How Upcycling Content Can Boost Revenue
Re-purposing existing content “is the heart of the revenue piece
A new content management strategy at the security association ASIS International calls for updating, re-purposing and repackaging content to improve its value and increase revenue.
With a heavy load of content work monopolizing staff time, ASIS International’s Teresa Anderson knew the organization needed to rethink its approach to creating and curating content.
“There was no strategy behind what we were producing,” says Anderson, vice president of editorial services at ASIS International, an association of security officials. “It was costly and not terribly effective.”
ASIS has several volunteer councils, whose members previously created content that staff would then edit and, typically, produce as white papers. With that method eating away at staff time, the group examined its content strategy. ASIS surveyed members and isolated the issues important to the industry’s future, identifying six core areas of content focus.
Now, ASIS staff members work with the councils to develop content on the core issues. They add these new resources to existing content to produce new knowledge “collections,” which ASIS sells to members.
Re-purposing existing content “is the heart of the revenue piece,” says Nancy Green, FASAE, CAE, ASIS chief global learning and strategy officer. “When you’re able to take things that have already been created and direct costs are already sunk, we can package them differently and work with volunteers to add extra pieces. A volunteer might write a new piece, and then you can put a price on it.”
Re-purposing existing content “is the heart of the revenue piece."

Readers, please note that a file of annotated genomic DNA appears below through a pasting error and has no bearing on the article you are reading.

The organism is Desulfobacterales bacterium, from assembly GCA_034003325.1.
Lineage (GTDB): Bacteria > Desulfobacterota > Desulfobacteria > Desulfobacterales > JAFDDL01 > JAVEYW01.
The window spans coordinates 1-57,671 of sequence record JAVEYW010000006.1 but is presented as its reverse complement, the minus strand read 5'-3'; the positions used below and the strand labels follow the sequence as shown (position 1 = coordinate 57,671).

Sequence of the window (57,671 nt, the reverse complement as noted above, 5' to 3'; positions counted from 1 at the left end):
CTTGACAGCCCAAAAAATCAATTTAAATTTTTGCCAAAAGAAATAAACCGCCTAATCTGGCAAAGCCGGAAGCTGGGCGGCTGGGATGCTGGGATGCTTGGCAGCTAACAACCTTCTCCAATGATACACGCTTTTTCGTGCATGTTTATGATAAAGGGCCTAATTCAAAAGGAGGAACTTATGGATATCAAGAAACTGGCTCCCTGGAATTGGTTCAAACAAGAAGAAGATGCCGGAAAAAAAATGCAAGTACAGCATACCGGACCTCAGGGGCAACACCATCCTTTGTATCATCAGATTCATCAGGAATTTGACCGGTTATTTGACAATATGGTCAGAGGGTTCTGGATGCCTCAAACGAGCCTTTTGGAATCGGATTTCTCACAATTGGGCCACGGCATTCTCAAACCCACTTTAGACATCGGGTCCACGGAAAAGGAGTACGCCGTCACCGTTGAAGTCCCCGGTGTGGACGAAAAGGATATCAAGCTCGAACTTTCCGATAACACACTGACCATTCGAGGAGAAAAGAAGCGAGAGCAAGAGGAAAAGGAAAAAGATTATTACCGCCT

—Nancy Green, FASAE, CAE
ASIS was initially concerned that the new process might alienate council volunteers who saw their topic areas dwindle, but the opposite happened.
“We started with revenue, and what we’ve been able to do is create member engagement,” Green says. “We have this strategy for content and members who are more engaged over time.”
Councils can still submit content on non-core subjects, but not in a way that monopolizes staff time. ASIS assured volunteers that white papers were not the only way to share content and suggested alternatives, including e-books and tip sheets.
“Our in-house design team created copy-and-paste templates, so they could take their content and put it in a template, and it would look branded and finished,” Anderson says. Staff encourages volunteers to share the resources they create this way in the ASIS online community, Connects.
The revenue bump has been small, but ASIS expects more. “It’s incremental,” Green says. “A 5 to 10 percent growth in revenue, that’s what year one looks like. If we are thoughtful, it will be scalable over time, and we’ll see multiples of that. I think It will be significantly more.”